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Democracy - Courtesy of

Is This the Dawn of the Democracy on the Art Market?

Now, some believe that art fairs are bad for young emerging artists that are being presented by the smaller galleries. Yes, this is partially true. First, not everyone can be the chosen one that will exhibit in high end established art fairs. Second, it’s always about the money. It costs a lot – participation fees, booth rentals, insurance of works, packing and transporting. But let’s not forget about the previously stated fact about the number of art fairs popping up in every corner of the world. There are a lot of those that are focused on promoting young artists and galleries, such as Art Basel’s Statements, Frieze’s Frame and Focus or Armory Presents. Adam Smith’s invisible hand came to art market – it’s making some order here. Art market is becoming quite specialized. Speaking just about art fairs, we now have few “blue-chip” art fairs on different continents and, on the other hand, a lot of “penny” art fairs specialized in a specific region, locality, or topic/form of visual art/artistic movement/historical period such as contemporary art, modern art, photography, antiques, contemporary drawings, etc.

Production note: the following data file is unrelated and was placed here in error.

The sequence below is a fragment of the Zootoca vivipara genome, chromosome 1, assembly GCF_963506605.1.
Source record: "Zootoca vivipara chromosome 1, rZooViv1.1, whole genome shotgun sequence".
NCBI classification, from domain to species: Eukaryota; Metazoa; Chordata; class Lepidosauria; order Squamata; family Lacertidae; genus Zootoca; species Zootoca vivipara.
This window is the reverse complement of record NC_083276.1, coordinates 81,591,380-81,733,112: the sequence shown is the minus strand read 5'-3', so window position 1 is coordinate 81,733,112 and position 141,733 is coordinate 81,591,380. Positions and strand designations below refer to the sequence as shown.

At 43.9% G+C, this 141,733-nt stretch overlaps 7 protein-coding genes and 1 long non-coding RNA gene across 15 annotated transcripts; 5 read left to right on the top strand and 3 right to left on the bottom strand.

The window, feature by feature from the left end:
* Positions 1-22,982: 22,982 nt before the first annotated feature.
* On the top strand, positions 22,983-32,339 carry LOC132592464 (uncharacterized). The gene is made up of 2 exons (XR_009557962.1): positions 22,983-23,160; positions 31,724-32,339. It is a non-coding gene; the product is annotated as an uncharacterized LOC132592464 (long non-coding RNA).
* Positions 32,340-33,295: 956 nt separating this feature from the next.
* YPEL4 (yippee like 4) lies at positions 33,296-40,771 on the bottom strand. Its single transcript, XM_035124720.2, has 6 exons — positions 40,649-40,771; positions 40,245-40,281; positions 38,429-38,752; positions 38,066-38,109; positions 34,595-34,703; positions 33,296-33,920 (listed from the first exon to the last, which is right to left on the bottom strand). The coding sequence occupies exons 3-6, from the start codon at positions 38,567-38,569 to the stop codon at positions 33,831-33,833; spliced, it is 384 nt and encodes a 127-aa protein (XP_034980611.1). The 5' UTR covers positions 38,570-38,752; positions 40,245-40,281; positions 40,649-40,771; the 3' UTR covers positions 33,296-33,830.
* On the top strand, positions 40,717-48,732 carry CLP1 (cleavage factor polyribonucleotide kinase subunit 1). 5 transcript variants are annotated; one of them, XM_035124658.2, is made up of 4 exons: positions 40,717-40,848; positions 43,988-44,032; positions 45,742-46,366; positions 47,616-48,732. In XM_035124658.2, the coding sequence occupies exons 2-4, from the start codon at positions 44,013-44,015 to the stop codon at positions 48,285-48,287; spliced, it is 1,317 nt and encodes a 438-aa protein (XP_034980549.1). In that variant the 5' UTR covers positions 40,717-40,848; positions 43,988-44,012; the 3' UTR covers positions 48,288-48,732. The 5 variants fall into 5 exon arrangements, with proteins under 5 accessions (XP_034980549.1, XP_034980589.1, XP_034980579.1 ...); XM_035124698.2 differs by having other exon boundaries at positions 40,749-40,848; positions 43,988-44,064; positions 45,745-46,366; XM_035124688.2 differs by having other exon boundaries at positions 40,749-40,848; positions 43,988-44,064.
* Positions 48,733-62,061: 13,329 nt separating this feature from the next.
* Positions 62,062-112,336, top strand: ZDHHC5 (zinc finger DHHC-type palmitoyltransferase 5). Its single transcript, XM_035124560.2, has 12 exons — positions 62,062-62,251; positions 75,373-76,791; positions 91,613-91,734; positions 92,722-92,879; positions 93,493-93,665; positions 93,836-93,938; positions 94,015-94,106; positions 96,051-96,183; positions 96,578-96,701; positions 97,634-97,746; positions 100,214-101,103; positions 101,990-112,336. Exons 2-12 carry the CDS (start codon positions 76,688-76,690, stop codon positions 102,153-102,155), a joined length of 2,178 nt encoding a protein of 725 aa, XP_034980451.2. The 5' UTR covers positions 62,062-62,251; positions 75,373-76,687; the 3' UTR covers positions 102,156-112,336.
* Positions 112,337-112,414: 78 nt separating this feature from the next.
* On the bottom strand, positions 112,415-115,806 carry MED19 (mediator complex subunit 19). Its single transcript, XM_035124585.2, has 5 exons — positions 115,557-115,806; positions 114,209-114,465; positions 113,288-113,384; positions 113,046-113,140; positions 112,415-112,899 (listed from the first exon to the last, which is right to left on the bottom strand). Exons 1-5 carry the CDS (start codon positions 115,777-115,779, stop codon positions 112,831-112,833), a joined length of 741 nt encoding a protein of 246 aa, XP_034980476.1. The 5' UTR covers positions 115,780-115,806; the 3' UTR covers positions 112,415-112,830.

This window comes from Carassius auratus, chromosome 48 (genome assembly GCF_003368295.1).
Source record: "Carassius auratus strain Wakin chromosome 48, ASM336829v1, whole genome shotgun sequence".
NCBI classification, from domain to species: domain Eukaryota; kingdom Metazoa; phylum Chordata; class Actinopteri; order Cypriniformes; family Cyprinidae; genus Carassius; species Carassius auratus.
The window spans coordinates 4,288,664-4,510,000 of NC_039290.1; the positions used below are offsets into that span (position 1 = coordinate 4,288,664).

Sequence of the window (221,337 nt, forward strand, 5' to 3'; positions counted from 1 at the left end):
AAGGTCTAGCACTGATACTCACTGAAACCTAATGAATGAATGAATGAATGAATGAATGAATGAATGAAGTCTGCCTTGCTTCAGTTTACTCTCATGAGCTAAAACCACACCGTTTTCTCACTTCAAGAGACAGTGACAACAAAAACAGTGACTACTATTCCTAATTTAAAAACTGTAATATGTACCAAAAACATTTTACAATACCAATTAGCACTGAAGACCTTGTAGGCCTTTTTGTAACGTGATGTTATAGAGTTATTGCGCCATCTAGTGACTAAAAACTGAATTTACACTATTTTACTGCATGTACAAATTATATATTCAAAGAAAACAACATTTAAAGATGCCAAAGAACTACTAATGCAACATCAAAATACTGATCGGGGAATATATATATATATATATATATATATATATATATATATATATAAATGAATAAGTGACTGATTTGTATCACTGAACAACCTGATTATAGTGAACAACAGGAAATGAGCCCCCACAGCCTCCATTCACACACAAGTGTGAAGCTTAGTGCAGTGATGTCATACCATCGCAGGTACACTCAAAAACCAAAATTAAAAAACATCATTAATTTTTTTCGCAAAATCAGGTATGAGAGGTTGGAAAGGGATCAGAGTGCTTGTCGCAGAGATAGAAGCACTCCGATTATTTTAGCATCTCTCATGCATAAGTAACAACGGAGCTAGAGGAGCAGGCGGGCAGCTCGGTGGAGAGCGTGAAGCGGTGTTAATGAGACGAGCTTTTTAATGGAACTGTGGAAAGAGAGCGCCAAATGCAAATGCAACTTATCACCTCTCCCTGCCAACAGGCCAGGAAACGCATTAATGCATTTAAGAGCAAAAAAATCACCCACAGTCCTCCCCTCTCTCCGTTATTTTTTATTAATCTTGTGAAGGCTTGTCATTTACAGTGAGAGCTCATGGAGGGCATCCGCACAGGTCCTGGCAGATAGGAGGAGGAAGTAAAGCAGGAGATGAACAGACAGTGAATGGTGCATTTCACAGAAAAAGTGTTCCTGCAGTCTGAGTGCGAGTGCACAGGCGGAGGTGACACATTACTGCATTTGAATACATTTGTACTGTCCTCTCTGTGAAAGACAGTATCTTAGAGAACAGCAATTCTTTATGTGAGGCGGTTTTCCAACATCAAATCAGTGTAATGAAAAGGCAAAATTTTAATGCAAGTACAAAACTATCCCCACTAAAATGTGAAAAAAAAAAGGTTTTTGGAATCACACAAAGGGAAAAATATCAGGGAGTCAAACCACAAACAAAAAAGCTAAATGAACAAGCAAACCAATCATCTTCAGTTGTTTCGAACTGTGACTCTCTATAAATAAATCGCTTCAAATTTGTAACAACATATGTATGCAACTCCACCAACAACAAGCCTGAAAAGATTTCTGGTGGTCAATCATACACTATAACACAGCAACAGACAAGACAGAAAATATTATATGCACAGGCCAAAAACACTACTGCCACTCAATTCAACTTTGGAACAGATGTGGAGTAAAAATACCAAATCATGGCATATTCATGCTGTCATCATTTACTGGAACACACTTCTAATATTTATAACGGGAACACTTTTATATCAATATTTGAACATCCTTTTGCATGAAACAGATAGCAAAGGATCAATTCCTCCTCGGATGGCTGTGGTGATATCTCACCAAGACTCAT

It seems like art fairs are lacking critics’ opinions because communication channels and globalization are accelerating transactions on the art market. As the curator, professor and author David Hickey stated, critics are just wandering around places (referring to hedge funds and other financial business organizations as buyers) and advising rich folks (Art Radar Journal, March 2015). In my opinion, Art market should never allow the critics to stop caring. This would mean that all the artistic magic and uniqueness has disappeared, and that the society is lacking the free-minded and free-spirited people.

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Thomas Agnew label - Courtesy of Picture Frame Labels

Death to Galleries, Freedom to Art Fairs